‘MORE THAN YOU THOUGHT POSSIBLE’ In the months since, Gallogly’s administration has slowly taken form. It began with Gallogly removing three vice presidents and numerous other executives, many of whom had been in their positions for years, in a major administrative restructuring.
Gallogly also started intensely examining the budgets of nearly every university department as part of his effort to reign in spending at the university. In addition, all public relations began running through Evans Hall. The early days of Gallogly’s tenure were highlighted by rocky events. These included a former professor emeritus’ removal from campus after allegations of sexual harassment came to light and the forced resignation of the former vice president of university community for misusing a company car. With the return of OU’s faculty, staff and student body in August to begin the fall semester, Gallogly has spoken to different groups at OU with a stump speech, listing his goals in the same order at each event. He said he will focus on doubling research output, convincing graduate students to stay at OU and increasing pay for faculty members, among a few other items. But, seemingly most important to Gallogly, he plans to do this without raising tuition. “We can’t keep increasing tuition,” Gallogly said. “We haven’t talked about that much. We were increasing tuition over 5 percent per year, year after year after year. That’s a heavy burden on our students.” Tuition has repeatedly increased for OU students over the last few years — most recently, a 5 percent increase in 2017. These decisions have always been approved by OU’s Board of Regents, the same board who brought Gallogly on as president. Gallogly’s methods, such as clearing out longtime executives in the name of efficiency and conducting audits of various departments, have at times been met with anxieties among OU faculty and staff members. But Gallogly said he will hold his employees to the same standard to which his father held him, always asking the same question: “What could be better?” He aims to do this while continuing to play a role in the background instead of at the forefront, keeping his wife’s advice in mind. “It’s not about the president,” Gallogly said. “What a silly way of doing things — because it’s students and faculty that move through time as a group, and the president is just somebody who’s helping them with administration, setting strategy and all. But if we have shared governance and we really believe in shared governance, then who’s president is not as important.”
or at oudaily.com
FOR STUDENTS. BY STUDENTS.
THE NEXT OF T H E G R E AT S P. 1 2
BY GEORGE STOIA P H OTO S B Y C A I T LY N E P E S A N D C O U RT E S Y O F E M I LY B E A M E R
hane Beamer towers above the field, looking down at his players prepared to call a play. His team huddles, waiting for Beamer to radio down his instructions. He dials up a play for his best player. He watches as they run the play to perfection, his best player — and friend — crossing the goal line as time expires. At this moment, Beamer is 12 years old, standing on his deck outside his home in Blacksburg, Virginia. His radio is a Fisher-Price walkietalkie, his best player is his sister Casey, and her teammates are the neighborhood kids. “It’s just always been in his blood,” said Beamer’s mom, Cheryl. “He’s been around (football) forever. It was bound to happen.”
1995-1999 Virginia Tech Long snapper, wide receiver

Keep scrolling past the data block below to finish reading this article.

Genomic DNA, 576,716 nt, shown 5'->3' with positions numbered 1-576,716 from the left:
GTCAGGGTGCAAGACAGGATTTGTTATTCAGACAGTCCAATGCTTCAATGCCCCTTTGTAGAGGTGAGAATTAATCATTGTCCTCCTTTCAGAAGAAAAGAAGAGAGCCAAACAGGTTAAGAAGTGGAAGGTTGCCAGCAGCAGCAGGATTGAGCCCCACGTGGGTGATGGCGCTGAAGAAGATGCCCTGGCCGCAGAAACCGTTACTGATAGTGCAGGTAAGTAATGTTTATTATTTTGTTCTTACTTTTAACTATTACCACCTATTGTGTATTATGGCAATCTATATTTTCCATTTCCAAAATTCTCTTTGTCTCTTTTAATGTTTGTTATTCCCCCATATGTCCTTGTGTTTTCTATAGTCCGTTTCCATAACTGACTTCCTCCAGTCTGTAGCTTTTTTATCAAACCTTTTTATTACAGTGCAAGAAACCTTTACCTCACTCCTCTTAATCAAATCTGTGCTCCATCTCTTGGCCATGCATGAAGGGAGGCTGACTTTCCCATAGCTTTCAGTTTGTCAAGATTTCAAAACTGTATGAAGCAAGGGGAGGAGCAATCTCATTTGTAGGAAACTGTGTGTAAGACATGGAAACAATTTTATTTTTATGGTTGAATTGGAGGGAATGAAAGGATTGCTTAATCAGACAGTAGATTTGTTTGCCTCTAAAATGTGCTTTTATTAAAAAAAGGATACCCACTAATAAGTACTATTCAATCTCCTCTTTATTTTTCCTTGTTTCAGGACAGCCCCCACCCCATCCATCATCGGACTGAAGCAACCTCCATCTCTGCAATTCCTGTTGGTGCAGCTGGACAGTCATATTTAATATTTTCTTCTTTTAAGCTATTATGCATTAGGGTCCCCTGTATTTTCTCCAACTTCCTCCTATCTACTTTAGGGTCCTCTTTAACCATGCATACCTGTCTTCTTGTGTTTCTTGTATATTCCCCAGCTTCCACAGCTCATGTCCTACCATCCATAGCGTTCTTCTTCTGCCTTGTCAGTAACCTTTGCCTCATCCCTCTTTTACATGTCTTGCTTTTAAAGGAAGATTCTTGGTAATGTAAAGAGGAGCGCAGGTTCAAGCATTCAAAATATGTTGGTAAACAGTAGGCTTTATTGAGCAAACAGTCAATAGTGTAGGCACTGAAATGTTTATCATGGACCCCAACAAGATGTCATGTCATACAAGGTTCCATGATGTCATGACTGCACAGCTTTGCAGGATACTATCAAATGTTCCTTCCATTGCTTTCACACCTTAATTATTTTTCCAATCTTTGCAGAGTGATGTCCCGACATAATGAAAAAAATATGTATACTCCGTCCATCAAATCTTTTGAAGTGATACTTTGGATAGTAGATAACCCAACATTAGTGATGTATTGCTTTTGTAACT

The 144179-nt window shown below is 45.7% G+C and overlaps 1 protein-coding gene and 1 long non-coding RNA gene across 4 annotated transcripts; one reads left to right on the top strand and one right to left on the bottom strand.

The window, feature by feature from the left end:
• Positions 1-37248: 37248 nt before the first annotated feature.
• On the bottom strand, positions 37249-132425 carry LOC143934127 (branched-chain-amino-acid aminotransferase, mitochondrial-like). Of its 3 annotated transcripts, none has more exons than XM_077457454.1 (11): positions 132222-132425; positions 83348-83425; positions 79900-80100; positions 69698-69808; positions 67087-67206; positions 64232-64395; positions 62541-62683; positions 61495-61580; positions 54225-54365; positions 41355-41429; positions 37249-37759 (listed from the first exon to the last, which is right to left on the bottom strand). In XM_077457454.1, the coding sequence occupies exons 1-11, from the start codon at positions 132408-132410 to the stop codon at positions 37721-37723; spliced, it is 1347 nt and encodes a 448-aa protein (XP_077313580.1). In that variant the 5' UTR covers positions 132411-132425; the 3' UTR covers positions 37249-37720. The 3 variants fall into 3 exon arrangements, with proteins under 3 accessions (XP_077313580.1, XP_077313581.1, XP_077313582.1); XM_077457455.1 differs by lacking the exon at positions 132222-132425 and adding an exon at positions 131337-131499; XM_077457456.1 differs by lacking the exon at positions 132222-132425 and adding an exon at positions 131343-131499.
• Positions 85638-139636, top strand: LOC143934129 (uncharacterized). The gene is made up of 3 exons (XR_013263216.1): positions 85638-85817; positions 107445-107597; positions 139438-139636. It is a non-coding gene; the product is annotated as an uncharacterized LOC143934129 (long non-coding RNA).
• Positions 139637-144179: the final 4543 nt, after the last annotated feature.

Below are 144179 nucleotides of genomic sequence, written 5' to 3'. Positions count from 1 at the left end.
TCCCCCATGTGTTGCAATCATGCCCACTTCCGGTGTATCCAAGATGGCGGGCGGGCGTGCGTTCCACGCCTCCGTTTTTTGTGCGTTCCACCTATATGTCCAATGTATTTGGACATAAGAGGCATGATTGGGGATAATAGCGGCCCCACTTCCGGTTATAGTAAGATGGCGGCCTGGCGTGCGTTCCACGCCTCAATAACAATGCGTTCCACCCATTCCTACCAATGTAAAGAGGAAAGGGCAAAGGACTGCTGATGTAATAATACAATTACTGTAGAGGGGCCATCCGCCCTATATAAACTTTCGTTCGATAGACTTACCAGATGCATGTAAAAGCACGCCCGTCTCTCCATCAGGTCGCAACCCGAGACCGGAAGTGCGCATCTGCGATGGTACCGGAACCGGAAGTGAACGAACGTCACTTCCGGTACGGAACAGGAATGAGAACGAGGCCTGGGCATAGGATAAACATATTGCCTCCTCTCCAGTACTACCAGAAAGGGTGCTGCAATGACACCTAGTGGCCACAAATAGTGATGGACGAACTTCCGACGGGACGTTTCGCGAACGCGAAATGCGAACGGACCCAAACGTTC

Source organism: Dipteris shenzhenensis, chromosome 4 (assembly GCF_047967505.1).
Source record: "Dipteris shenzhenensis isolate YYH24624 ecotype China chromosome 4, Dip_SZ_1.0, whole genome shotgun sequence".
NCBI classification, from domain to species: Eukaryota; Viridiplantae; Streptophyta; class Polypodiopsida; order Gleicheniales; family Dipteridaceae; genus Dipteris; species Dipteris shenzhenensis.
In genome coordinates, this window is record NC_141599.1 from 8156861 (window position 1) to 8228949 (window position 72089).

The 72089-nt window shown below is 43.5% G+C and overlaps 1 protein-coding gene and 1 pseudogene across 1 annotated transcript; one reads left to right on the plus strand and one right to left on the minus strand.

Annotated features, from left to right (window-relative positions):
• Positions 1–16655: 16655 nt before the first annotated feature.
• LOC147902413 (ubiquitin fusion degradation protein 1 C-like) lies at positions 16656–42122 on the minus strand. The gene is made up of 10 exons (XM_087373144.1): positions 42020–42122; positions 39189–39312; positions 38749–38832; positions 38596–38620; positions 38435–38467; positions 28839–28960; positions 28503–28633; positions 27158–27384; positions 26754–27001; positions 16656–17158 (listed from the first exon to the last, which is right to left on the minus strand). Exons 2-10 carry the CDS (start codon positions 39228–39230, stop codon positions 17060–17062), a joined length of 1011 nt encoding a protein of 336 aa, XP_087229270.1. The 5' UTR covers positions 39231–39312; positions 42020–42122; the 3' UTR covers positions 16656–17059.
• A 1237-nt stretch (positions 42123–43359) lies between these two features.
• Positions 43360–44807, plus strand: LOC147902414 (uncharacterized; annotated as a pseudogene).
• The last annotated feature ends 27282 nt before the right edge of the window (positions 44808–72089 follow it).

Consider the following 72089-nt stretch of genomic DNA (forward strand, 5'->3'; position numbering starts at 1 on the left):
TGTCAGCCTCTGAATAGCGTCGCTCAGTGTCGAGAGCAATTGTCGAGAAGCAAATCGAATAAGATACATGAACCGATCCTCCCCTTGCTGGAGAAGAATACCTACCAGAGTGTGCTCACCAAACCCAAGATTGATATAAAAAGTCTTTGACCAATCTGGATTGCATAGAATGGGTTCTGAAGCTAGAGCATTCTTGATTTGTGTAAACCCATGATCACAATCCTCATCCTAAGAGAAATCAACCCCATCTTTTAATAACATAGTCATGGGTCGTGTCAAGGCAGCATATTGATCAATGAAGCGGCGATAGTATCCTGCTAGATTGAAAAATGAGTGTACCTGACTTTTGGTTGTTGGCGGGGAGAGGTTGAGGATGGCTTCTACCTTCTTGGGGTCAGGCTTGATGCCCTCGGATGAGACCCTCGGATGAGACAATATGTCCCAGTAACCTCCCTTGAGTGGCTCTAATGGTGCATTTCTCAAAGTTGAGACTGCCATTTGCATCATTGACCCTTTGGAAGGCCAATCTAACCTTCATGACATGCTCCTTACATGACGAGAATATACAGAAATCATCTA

Twenty-nine years later, now at Oklahoma, Beamer could be the difference maker for a team bound to make another run at the College Football Playoff. He’s of royal college football blood, growing up figuratively and literally in the shadow of the coach that transformed special teams. He’s learned from some of the best, jumping from one legendary coach to another, taking with him bits and pieces from each to prepare him for his next landing spot. And in his short time at Oklahoma, he’s added a new edge to an already potent Sooners team.
2000 Georgia Tech Graduate assistant
But while Beamer’s home may be Norman right now, it’s only a matter of time until the 41-yearold coach gets his own shot to be the man in charge. “I always thought he had a very gifted mind for football,” said his dad Frank, the former longtime Virginia Tech coach and college football hall of famer. “Two things we always talked about, and two things I think every good coach has to have, is respect and care. And he has a great respect for the game — a respect for other people. He cares about his players and the people around him.
“To me, that’s what you’re looking for in a head coach.”
“ I always thought he had a very gifted mind for football. ”
FAMILY, FAITH AND FOOTBALL At 11:26 a.m. Saturday, Sept. 1, Oklahoma redshirt junior Lee Morris blocked a Florida Atlantic punt, resulting in a Sooners touchdown in Shane’s first game at OU. Simultaneously, Frank and Cheryl sat in Casey’s house in Greenville, South Carolina, babysitting her two kids and watching the television as Oklahoma faced FAU. Four hours later and approximately 1,000 miles away from Gaylord Family Oklahoma Memorial Stadium, the Beamer family grew by one as Casey gave birth to a baby girl at 3:39 p.m. “It was pretty much the perfect day,” said Casey, who was watching the game while in labor at the hospital. “It was an exciting Saturday to say the least. One of the best we’ve experienced.” That day just about sums up the Beamer family. The Beamers have always been tight-knit. Frank and Cheryl instilled in their two kids at a young age core values such as family, faith and football on Saturdays. While at Virginia Tech, Frank would take his son on the road with him. Shane would patrol the sidelines right behind his father, holding the cord to his dad’s headset. During the week, he would mimic his dad, inviting all the neighborhood kids over to play football in his backyard. “Football was really all we knew,” Casey said. “Shane always wanted to be a coach. We’d have those games in our backyard and he was always the coach. Even at a